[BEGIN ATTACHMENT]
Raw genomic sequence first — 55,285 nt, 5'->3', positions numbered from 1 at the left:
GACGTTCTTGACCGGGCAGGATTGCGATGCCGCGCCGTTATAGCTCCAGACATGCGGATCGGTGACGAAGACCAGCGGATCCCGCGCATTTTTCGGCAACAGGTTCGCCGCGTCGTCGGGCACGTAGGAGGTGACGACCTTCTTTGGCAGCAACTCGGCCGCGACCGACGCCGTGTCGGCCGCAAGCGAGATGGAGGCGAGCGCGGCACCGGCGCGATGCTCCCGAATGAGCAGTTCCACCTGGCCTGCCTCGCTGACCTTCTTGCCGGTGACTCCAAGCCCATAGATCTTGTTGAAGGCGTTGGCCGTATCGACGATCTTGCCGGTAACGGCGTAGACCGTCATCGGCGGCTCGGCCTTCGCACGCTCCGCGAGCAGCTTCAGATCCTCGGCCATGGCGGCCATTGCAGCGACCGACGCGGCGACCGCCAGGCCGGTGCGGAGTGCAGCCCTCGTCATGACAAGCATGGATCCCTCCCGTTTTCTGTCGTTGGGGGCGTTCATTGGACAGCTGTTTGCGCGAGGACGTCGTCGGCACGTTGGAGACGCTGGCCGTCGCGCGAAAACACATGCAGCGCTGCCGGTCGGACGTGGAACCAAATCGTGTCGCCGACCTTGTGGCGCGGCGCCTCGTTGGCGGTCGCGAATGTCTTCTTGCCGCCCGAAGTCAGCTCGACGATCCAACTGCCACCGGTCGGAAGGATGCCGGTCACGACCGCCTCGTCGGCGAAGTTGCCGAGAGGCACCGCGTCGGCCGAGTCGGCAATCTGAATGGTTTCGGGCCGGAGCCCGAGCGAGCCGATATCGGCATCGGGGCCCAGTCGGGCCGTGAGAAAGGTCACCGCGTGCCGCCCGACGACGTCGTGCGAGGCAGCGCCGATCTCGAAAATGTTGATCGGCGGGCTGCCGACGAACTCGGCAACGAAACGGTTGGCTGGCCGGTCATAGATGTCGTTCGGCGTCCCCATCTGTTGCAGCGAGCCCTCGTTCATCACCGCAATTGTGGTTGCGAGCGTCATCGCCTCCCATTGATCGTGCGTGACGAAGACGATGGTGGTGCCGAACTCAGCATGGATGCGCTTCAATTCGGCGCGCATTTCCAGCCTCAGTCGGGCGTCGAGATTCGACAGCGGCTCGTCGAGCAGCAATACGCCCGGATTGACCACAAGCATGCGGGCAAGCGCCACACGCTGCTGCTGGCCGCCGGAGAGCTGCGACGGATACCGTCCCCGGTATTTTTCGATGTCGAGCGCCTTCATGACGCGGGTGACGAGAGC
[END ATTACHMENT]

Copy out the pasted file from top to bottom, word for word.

Raw genomic sequence first — 55,285 nt, 5'->3', positions numbered from 1 at the left:
GACGTTCTTGACCGGGCAGGATTGCGATGCCGCGCCGTTATAGCTCCAGACATGCGGATCGGTGACGAAGACCAGCGGATCCCGCGCATTTTTCGGCAACAGGTTCGCCGCGTCGTCGGGCACGTAGGAGGTGACGACCTTCTTTGGCAGCAACTCGGCCGCGACCGACGCCGTGTCGGCCGCAAGCGAGATGGAGGCGAGCGCGGCACCGGCGCGATGCTCCCGAATGAGCAGTTCCACCTGGCCTGCCTCGCTGACCTTCTTGCCGGTGACTCCAAGCCCATAGATCTTGTTGAAGGCGTTGGCCGTATCGACGATCTTGCCGGTAACGGCGTAGACCGTCATCGGCGGCTCGGCCTTCGCACGCTCCGCGAGCAGCTTCAGATCCTCGGCCATGGCGGCCATTGCAGCGACCGACGCGGCGACCGCCAGGCCGGTGCGGAGTGCAGCCCTCGTCATGACAAGCATGGATCCCTCCCGTTTTCTGTCGTTGGGGGCGTTCATTGGACAGCTGTTTGCGCGAGGACGTCGTCGGCACGTTGGAGACGCTGGCCGTCGCGCGAAAACACATGCAGCGCTGCCGGTCGGACGTGGAACCAAATCGTGTCGCCGACCTTGTGGCGCGGCGCCTCGTTGGCGGTCGCGAATGTCTTCTTGCCGCCCGAAGTCAGCTCGACGATCCAACTGCCACCGGTCGGAAGGATGCCGGTCACGACCGCCTCGTCGGCGAAGTTGCCGAGAGGCACCGCGTCGGCCGAGTCGGCAATCTGAATGGTTTCGGGCCGGAGCCCGAGCGAGCCGATATCGGCATCGGGGCCCAGTCGGGCCGTGAGAAAGGTCACCGCGTGCCGCCCGACGACGTCGTGCGAGGCAGCGCCGATCTCGAAAATGTTGATCGGCGGGCTGCCGACGAACTCGGCAACGAAACGGTTGGCTGGCCGGTCATAGATGTCGTTCGGCGTCCCCATCTGTTGCAGCGAGCCCTCGTTCATCACCGCAATTGTGGTTGCGAGCGTCATCGCCTCCCATTGATCGTGCGTGACGAAGACGATGGTGGTGCCGAACTCAGCATGGATGCGCTTCAATTCGGCGCGCATTTCCAGCCTCAGTCGGGCGTCGAGATTCGACAGCGGCTCGTCGAGCAGCAATACGCCCGGATTGACCACAAGCATGCGGGCAAGCGCCACACGCTGCTGCTGGCCGCCGGAGAGCTGCGACGGATACCGTCCCCGGTATTTTTCGATGTCGAGCGCCTTCATGACGCGGGTGACGAGAGC